illustration above shows the knee during several stages of knee replacement.
Arthritis of the knees
can be mechanical (osteoarthritis) in which the surfaces of the knee gradually
"wear out". This may be due to either old age, angular deformity, or old
fractures. Systemic arthritis such as rheumatoid arthritis or gout affects
the synovium (the membrane tissue in the joint that normally lubricates
the joint), becomes pathologic and the surface of the joint is destroyed.
In either case when
the surface of the joint is worn away, at a certain point in time walking
and activities of daily living become very difficult. Standardized treatment
such as weight loss, anti-inflammatory medication, braces, orthotics,
steroid injections, physical therapy, etc. are all tried and if effective
that is fine.
In many cases, however,
despite the above non-surgical treatments, functional limitations persist.
Most people who are considering knee replacement are limited to walking
less than three to six blocks, or less than 15 to 20 minutes. They have
difficult time getting up out of a chair. They have rest pain. They are
taking anti-inflammatory medication and/or pain medicine on a regular
basis and the pain is generally progressive.
It is important to
realize that a knee "replacement" is actually just a "resurfacing" of
the knee joint. The femur or thigh bone is covered with a metal covering
and plastic is placed on the tibia so that instead of irregular arthritic
surfaces, one has metal and plastic articulating which produces a smooth
non-patent surface. In most cases the undersurface of the knee cap is
also replaced with a plastic surface so that this articulates with the
have been done since the early 1970's and our most recent designs appear
to have 85% to 90% survival at twenty years. Knee replacement in 1998
are more successful than hip replacements with a lower incidence of revision.
The actual procedure
involving knee replacement involves either general or epidural anesthesia
with a four to six day hospitalization. The surgery itself takes between
1-1/2 and 2-1/2 hours. In most cases patients donate two units of autologous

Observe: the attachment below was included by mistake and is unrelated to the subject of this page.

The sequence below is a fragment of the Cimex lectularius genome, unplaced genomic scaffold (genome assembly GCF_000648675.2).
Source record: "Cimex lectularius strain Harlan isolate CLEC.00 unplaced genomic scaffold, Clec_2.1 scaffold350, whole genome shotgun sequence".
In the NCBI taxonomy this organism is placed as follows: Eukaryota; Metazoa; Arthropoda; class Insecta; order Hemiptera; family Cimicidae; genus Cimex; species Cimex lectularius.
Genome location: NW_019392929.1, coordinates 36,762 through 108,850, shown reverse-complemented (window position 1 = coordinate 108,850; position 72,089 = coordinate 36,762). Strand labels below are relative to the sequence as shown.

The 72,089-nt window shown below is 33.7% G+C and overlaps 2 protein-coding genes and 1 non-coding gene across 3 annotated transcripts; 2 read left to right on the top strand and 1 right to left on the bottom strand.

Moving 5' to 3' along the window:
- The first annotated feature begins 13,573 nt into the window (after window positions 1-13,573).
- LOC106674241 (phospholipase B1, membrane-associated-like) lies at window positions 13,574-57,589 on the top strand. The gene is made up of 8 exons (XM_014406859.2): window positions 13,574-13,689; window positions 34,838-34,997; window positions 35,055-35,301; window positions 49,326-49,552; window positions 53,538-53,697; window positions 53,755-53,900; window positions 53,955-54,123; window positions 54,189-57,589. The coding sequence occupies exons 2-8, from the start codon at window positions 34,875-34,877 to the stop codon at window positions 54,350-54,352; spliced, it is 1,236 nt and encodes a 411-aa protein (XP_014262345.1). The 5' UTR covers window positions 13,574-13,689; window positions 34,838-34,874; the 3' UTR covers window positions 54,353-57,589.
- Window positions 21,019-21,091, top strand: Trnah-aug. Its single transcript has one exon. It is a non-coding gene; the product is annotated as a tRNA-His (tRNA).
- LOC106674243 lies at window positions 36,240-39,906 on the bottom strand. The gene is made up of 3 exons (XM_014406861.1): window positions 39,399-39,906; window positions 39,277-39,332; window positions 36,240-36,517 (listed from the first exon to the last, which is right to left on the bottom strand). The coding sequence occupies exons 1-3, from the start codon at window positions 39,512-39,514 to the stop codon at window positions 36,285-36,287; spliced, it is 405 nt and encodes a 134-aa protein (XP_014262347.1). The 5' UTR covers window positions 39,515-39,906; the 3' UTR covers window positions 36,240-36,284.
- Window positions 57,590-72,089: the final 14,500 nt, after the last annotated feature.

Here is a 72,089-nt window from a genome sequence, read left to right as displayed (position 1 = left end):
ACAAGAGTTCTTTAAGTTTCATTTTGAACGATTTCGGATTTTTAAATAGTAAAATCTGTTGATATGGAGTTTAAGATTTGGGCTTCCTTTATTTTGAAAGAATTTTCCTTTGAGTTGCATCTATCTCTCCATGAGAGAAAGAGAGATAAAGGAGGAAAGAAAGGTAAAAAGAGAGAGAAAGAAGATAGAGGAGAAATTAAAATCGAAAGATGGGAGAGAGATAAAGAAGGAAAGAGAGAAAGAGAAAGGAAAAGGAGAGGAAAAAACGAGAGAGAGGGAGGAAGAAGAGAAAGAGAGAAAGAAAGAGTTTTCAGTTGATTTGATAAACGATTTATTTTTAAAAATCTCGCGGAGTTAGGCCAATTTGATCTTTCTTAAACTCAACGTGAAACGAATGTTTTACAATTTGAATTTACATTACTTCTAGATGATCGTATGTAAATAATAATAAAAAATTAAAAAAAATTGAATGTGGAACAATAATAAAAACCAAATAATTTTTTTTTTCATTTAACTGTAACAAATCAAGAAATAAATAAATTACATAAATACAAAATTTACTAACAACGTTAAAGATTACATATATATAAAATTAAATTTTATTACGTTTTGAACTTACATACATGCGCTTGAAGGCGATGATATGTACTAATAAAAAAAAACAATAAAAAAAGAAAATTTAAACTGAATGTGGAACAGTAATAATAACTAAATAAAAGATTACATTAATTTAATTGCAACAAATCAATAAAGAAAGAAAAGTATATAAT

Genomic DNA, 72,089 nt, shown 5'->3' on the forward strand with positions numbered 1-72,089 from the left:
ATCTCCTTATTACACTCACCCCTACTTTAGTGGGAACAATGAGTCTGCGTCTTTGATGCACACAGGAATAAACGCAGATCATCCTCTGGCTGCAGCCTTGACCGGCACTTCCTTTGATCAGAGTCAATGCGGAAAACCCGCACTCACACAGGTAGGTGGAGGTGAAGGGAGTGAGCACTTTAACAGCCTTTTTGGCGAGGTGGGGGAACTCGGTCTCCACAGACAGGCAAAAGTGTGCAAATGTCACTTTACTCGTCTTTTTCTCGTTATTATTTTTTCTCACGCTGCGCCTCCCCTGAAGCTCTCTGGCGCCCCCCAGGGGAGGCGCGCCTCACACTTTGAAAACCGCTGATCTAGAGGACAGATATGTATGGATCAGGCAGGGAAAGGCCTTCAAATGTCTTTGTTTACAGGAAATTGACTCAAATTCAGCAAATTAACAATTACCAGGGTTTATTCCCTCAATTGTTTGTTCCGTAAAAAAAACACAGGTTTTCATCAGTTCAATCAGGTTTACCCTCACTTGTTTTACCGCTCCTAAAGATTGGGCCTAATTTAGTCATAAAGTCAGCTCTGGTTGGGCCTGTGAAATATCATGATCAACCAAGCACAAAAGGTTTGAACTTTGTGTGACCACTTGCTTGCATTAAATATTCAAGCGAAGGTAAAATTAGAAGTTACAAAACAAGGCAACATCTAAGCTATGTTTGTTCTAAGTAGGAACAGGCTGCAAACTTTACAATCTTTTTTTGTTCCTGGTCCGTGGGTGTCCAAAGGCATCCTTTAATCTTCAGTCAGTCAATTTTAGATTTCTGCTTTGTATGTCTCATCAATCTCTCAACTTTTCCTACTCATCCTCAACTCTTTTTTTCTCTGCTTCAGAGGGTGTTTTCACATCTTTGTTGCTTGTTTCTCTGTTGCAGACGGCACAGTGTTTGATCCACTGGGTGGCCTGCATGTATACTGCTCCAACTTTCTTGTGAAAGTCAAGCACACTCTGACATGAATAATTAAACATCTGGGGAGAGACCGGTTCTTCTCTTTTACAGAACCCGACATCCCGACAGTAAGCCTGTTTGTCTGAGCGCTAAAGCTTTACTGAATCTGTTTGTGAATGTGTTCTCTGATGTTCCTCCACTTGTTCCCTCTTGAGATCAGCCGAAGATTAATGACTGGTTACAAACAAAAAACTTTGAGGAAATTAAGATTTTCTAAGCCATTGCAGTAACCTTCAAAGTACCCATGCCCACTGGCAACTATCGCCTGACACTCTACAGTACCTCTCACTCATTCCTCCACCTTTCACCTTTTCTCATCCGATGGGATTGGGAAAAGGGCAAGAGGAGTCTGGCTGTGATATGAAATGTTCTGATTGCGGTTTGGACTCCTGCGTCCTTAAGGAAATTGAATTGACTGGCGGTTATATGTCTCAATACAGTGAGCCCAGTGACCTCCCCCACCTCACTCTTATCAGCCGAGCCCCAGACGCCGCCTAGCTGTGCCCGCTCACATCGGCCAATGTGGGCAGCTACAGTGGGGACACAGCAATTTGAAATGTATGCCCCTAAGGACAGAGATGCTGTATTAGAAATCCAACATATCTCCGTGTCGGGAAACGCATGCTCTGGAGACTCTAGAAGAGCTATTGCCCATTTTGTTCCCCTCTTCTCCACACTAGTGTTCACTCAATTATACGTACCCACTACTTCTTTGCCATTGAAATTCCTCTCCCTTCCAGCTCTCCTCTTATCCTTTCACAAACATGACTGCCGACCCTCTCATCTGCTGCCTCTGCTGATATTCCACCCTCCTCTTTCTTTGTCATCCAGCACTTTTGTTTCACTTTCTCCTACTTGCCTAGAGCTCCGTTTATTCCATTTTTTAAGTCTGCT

blood to be used in the postoperative period. Weight-bearing begins immediately
the first postoperative day. Patients usually use a walker for a period
of one to two weeks, going to crutches and then a cane. People are off
all walking aids anywhere from three weeks to two months.
Success rates in
knee replacements are approximately 90% with 10% not doing as well. This
can be due to either stiffness or ache or swelling in and about the knee.
The most significant complications, aside from general medical complications
(heart and lung) involve infection of the prosthesis. If this occurs,
in some cases the prosthesis can be saved and the patient taken back to
the operating room, the knee irrigated with antibiotic irrigation and
then be on antibiotics. In some cases if this does not respond, then the
entire prosthesis must be taken out and antibodies given for six weeks
and then another attempt at re-implantation of the of the prosthesis must
occur. In an extremely small percentage of cases, conceivably if the infection
could not be controlled, then one is left a knee fusion in which the femur
and tibia are fused in one bone.
knee replacement that should produce no difficulty are simple walking,
bicycling, golfing, swimming. The prosthesis is not designed form impact
loading sports such as skiing, basketball, racquetball. People have been
know to play doubles tennis with bilateral knee replacements.